Franklin Regional approves seven-period day at high school
The math was simple for Franklin Regional officials Monday night — seven is greater than eight.
School board members approved a controversial seven-period day schedule for high school students by a 6-3 vote after months of debate. Board members Dennis Irvine, Dennis Pavlik and Jane Tower dissented, while Kim Bondi, Larry Borland, Roberta Cook, Paul Scheinert and Herb Yingling supported the plan.
“I have to say, I feel there was a compelling need for improvement here because of students not performing to the level they need to,” said Scheinert , the board vice president who had voted against the plan previously. “We don't want to see students fall through the cracks.”
Pavlik called his vote “rough.”
“I come back to the Hippocratic Oath — ‘First, do no harm,'” Pavlik said. “Some students are going to be negatively impacted, based on the schedule.”
The move will eliminate study halls and create a 60-minute common period, called quality resource time, during which students can meet one-on-one with teachers to receive help or enrichment. Officials said the plan will help increase student performance, particularly on state standardized tests.
The board had rejected the plan in February because of what officials called “too many uncertainties.” Board members again delayed the decision last month after principal Ron Suvak presented a plan that will allow high-achieving students who are enrolled in performance band to schedule eight classes. At least one honors foreign language class in French and Spanish will be taught during quality resource time, Suvak said, which would enable students to take both classes.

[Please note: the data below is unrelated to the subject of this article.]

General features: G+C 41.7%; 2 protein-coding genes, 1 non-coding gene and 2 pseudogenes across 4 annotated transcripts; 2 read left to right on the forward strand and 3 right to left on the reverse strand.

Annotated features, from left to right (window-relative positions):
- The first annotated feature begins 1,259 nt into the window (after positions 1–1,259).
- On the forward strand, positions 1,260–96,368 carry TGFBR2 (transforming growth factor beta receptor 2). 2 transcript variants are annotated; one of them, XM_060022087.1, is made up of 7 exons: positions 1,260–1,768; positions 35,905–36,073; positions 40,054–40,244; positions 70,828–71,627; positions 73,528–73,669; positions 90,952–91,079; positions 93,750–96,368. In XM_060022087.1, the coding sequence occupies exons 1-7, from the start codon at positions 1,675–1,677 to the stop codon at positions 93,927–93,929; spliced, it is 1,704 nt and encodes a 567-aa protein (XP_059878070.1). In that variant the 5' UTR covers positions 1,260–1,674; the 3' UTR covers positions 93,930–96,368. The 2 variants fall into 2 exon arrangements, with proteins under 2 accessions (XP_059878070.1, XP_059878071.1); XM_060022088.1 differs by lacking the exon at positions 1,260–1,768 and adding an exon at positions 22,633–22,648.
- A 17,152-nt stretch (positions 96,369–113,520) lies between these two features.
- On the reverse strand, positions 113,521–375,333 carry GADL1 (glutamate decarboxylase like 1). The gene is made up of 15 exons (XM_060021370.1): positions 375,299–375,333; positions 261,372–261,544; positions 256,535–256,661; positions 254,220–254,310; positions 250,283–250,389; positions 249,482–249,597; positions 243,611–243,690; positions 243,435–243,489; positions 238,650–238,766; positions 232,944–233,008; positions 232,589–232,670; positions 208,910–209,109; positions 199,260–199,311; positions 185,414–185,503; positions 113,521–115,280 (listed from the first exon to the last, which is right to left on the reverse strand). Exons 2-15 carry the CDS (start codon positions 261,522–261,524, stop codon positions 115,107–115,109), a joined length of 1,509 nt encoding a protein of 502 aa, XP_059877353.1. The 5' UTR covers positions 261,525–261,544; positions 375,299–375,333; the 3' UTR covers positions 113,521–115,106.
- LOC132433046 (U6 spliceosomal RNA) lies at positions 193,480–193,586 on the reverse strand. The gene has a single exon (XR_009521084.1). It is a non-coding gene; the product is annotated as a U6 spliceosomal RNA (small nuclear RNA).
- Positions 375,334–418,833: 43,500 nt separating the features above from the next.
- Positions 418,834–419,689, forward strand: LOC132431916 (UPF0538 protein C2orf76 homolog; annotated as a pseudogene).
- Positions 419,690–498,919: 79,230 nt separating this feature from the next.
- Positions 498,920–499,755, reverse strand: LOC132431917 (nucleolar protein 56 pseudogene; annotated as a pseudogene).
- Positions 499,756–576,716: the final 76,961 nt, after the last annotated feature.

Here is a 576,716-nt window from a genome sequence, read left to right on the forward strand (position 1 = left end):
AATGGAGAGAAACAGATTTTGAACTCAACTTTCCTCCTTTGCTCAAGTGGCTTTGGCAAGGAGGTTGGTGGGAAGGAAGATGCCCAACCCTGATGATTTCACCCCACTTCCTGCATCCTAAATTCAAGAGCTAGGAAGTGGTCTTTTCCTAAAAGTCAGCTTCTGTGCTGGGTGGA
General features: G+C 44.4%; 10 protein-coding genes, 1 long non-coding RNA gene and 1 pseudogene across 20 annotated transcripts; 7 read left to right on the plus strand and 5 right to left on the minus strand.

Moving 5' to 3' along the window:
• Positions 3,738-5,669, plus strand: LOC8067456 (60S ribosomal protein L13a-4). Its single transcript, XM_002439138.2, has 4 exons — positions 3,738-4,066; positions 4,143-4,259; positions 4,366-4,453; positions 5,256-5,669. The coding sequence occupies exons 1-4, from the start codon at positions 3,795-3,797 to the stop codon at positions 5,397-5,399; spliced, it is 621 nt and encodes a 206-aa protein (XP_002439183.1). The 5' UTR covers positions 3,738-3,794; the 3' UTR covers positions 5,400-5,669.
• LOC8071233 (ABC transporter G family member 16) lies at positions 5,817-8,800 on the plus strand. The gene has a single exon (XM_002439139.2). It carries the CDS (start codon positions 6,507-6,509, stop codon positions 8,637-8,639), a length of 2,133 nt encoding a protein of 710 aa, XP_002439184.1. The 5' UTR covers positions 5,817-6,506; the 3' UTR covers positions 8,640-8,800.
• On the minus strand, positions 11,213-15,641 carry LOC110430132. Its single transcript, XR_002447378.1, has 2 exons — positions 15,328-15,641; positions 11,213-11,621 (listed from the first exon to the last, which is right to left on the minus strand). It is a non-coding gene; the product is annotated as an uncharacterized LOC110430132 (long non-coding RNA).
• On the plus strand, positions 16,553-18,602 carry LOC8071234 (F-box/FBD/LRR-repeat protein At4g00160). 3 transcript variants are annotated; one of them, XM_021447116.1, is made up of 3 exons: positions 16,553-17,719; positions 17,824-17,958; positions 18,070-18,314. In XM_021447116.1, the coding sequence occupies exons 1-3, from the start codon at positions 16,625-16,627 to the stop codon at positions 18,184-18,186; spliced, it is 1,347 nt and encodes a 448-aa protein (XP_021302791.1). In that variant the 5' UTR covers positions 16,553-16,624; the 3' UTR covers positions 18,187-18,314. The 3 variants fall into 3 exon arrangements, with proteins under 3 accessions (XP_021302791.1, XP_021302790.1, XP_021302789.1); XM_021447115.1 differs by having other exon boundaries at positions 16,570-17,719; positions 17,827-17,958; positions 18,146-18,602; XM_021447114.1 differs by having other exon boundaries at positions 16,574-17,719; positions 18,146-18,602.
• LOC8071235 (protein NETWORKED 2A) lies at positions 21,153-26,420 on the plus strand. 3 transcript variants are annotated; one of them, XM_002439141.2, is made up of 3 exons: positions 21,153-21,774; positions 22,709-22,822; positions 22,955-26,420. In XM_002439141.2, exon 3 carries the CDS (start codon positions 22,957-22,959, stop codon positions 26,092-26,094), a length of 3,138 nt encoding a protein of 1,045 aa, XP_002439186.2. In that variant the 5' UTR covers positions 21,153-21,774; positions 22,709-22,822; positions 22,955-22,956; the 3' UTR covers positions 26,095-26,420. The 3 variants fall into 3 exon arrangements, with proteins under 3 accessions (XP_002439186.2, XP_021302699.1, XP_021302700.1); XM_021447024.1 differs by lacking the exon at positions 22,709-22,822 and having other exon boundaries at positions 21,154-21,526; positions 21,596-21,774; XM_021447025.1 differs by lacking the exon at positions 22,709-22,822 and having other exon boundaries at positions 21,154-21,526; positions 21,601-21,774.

Parents of some high-achieving students have lambasted the plan, saying it will hurt student achievement and decrease the amount of options that the teens have.
Sue Kline of Delmont said her daughter, a junior, had enough trouble scheduling with eight periods. She said she doubts teens will be able to schedule all of the upper-level courses they want with less periods to work with.
“I'm disappointed by a plan where my daughter has to choose like this,” Kline said. “But we have to support them.”
Yingling said the possibility of taking eight is still there — if a student wants it.
“It's still seven plus one, if you don't need QRT,” Yingling said. “We have a ton of honors students, but at the same time, we don't want to see other students fall through the cracks. And that has been happening.”
The new schedule will be implemented in the fall.
Daveen Rae Kurutz is a staff writer for Trib Total Media. She can be reached at 412-856-7400, ext. 8627, or email@example.com.
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